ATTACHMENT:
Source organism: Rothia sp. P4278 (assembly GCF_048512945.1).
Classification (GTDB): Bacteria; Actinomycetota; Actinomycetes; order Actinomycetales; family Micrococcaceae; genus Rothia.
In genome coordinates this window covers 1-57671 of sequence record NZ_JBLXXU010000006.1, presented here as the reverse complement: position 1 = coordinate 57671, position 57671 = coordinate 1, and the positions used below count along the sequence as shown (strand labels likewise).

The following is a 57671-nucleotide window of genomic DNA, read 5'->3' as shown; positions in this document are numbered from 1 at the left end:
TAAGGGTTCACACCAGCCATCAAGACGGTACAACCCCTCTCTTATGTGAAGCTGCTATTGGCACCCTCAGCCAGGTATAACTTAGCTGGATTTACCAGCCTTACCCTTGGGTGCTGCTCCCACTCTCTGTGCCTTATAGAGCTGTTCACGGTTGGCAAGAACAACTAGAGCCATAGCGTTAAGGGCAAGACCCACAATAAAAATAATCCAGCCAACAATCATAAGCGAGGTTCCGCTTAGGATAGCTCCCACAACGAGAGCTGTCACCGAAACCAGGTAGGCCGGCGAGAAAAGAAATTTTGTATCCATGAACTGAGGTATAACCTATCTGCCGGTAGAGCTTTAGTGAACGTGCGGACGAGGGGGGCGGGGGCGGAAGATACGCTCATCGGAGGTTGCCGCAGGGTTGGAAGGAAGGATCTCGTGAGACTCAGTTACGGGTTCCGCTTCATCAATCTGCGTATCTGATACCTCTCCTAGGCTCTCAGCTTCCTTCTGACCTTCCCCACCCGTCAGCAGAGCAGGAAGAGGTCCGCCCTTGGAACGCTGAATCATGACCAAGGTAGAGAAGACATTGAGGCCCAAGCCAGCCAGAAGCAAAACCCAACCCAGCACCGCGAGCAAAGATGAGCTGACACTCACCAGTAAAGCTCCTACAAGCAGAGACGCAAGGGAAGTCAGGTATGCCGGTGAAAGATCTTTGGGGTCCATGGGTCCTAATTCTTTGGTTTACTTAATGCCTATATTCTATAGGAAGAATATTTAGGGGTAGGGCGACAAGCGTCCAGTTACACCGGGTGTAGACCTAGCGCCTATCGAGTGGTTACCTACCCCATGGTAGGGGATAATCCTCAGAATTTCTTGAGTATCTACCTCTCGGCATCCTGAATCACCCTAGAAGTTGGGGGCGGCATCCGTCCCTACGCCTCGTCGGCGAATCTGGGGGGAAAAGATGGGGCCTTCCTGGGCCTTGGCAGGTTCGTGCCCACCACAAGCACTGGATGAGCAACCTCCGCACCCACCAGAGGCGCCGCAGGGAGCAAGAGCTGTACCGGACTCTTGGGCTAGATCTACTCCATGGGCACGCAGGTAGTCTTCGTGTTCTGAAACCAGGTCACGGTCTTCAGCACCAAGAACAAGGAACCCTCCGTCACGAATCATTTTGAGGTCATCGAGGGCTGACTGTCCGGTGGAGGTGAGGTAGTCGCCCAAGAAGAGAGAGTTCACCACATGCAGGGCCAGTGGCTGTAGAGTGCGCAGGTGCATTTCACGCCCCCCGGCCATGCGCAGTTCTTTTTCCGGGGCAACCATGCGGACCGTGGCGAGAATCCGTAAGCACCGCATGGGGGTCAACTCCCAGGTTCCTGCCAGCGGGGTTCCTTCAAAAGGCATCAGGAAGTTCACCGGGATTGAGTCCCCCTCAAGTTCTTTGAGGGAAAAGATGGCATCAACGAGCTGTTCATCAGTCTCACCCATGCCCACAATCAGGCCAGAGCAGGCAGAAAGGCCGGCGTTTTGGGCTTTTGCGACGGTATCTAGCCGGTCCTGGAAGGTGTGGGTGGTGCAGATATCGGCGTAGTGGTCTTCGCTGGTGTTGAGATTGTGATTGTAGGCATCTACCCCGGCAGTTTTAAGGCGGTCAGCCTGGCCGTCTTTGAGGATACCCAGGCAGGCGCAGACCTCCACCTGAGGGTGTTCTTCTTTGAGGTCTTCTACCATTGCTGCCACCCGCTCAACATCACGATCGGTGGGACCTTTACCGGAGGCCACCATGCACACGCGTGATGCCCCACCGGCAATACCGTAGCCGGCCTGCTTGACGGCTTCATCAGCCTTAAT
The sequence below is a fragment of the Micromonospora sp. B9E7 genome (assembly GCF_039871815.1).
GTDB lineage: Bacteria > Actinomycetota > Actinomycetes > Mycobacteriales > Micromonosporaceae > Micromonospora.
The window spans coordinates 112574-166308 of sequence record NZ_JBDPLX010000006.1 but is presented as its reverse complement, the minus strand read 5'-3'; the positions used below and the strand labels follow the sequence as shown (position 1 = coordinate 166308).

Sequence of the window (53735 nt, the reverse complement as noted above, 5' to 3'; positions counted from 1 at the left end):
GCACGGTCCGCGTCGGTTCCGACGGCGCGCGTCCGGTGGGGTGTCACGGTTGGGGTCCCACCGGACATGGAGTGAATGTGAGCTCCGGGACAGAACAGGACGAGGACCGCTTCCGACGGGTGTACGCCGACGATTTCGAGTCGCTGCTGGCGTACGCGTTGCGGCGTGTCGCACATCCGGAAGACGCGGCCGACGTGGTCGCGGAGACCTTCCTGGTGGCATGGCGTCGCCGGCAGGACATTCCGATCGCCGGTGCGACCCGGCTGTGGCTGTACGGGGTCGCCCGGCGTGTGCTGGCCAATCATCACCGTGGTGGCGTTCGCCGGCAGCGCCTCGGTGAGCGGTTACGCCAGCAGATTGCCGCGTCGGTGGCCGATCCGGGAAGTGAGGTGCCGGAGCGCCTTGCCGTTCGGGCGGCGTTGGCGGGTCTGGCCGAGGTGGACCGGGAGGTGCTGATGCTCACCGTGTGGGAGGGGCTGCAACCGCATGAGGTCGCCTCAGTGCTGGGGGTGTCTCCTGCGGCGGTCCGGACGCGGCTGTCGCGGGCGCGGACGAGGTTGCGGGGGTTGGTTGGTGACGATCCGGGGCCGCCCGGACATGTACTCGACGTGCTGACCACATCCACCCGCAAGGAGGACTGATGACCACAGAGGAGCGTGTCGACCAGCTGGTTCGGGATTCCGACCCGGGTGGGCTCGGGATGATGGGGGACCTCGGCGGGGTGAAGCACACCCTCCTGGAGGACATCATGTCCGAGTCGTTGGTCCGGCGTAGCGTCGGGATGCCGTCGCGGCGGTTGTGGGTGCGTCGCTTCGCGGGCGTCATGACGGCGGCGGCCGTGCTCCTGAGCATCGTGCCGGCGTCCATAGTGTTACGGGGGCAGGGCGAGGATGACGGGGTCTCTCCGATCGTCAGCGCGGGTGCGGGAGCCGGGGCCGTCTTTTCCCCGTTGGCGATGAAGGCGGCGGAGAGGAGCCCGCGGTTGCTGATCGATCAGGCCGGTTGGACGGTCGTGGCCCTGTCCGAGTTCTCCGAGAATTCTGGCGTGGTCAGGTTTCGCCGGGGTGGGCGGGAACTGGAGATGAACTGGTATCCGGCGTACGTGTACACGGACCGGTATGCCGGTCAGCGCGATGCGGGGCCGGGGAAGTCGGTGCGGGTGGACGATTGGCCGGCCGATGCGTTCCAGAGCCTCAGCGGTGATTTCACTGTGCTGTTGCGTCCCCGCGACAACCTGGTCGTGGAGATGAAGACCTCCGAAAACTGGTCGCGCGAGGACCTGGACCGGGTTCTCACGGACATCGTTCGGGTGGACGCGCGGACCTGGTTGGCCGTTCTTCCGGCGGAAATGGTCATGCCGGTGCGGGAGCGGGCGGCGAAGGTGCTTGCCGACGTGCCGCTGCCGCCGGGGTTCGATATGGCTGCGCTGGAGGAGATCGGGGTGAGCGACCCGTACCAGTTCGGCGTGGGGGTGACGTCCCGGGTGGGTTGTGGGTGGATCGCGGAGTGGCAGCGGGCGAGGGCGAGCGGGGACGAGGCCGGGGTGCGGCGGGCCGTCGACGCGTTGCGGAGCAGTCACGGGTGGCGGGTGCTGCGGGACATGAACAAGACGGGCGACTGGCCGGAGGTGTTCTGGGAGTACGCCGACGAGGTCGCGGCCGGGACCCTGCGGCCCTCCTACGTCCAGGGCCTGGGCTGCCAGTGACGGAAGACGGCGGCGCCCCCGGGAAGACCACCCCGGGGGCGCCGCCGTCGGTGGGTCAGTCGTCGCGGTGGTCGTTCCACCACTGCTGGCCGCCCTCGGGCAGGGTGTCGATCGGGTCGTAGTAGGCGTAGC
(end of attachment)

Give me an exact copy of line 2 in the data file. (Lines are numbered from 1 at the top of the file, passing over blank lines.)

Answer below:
Classification (GTDB): Bacteria; Actinomycetota; Actinomycetes; order Actinomycetales; family Micrococcaceae; genus Rothia.